Nurses Seek to Prepare Profession for the Future
Statewide and National Nursing Organizations Advocate for BS in 10
Albany, NY, April 28, 2015 – From the threat of worldwide epidemics, like Ebola, to the new emphasis on preventive/primary care and population health, nurses are providing care in increasingly diverse settings and situations. As health care continues to grow in complexity, statewide nursing organizations are advocating for changes in nursing education designed to ensure that professional, registered nurses are leaders in providing quality patient care and helping to improve the overall health care system.
Members and leaders of the Coalition for Advancement of Nursing Education (CANE), New York Organization of Nurse Executives and Leaders (NYONEL) and the American Nurses Association - New York (ANA-NY) will hold a lobby day on April 28 in Albany to encourage legislators to support a bill that would require newly licensed nurses in NYS to earn a bachelor’s degree within 10 years after initial licensure. It would not apply to nurses already licensed in NYS or those in nursing schools in the state at the time the bill is passed.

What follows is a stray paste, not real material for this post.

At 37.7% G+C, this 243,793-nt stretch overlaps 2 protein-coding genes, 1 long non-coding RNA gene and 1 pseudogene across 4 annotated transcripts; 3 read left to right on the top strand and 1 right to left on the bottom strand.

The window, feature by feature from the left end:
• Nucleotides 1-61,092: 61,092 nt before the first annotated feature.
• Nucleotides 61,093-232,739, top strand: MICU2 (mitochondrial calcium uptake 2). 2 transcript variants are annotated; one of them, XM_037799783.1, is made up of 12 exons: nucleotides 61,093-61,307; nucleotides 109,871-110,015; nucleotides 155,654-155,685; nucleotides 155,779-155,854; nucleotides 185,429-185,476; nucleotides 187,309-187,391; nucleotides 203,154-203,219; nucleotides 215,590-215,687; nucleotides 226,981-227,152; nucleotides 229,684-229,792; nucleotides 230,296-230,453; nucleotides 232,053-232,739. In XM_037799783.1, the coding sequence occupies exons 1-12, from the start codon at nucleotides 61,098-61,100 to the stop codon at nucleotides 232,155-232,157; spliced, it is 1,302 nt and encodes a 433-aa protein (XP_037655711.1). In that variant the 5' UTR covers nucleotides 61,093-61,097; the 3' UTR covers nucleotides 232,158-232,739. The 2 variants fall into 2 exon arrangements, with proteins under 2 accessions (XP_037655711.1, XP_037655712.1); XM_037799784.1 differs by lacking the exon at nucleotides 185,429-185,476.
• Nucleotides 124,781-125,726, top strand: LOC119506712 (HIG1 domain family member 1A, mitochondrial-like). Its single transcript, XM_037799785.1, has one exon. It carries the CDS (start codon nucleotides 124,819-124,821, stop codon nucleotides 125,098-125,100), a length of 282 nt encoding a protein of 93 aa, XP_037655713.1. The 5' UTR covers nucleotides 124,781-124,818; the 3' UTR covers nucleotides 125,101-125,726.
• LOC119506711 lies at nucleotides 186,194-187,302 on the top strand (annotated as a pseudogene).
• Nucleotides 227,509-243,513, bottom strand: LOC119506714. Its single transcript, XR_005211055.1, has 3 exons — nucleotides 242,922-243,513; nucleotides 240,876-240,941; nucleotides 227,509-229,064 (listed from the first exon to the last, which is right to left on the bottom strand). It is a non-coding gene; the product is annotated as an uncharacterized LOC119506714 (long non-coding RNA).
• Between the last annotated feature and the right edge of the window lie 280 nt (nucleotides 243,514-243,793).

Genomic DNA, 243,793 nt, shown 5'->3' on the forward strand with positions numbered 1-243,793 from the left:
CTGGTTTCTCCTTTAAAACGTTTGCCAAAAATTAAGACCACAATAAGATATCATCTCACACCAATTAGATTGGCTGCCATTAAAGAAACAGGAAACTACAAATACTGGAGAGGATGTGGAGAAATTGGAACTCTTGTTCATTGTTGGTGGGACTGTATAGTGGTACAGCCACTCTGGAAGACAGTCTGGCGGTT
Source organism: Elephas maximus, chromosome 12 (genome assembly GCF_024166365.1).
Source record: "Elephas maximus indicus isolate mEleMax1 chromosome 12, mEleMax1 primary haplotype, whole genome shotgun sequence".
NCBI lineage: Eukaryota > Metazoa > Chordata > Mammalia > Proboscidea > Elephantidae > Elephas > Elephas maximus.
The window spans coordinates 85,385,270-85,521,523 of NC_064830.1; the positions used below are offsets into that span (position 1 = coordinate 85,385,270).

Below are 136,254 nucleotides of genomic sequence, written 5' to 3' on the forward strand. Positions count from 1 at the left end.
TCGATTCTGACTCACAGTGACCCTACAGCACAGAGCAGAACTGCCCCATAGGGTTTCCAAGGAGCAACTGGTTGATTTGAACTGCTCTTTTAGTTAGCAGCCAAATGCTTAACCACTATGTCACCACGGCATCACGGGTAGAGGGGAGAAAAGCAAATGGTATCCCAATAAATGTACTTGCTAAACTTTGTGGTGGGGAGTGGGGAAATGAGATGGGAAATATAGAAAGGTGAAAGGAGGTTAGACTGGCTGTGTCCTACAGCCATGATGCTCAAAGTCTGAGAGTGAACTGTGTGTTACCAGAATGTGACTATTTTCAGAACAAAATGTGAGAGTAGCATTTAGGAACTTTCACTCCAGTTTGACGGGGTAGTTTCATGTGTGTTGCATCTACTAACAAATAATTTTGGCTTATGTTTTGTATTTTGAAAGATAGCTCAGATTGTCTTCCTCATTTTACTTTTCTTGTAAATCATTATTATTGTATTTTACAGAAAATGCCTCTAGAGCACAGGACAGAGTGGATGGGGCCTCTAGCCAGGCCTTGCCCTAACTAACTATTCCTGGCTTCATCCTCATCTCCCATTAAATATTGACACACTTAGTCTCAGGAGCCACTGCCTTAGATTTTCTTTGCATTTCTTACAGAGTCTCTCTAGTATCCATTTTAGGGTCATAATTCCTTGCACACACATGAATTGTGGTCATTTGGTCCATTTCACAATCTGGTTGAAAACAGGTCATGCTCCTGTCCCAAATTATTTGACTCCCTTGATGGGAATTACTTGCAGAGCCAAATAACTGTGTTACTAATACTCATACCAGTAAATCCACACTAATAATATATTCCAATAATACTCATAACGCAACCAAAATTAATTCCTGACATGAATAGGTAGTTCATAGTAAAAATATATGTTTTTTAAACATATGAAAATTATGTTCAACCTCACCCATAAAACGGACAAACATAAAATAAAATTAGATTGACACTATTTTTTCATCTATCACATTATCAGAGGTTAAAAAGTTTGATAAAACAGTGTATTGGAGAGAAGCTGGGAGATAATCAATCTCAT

The statewide nursing groups will be joined by Debbie Dawson Hatmaker, PhD, RN, FAAN, Executive Director of the American Nurses Association. Hatmaker has a strong background in nursing education and professional development. In addition to serving on the faculty of the Medical College of Georgia School of Nursing for 16 years, she also previously managed the Southern Performance Assessment Center for the Excelsior College School of Nursing’s external degree program.
“Requiring new nurses to get a bachelor’s degree within 10 years after licensure is a significant change for the profession, but it is one that positions us to address the growing nurse shortage, will prepare future nurses for changing technology and increased complexity in health care practice, decrease the incidence of complications and unnecessary deaths, and position nurses for continued leadership roles in health care policy,” Hatmaker said.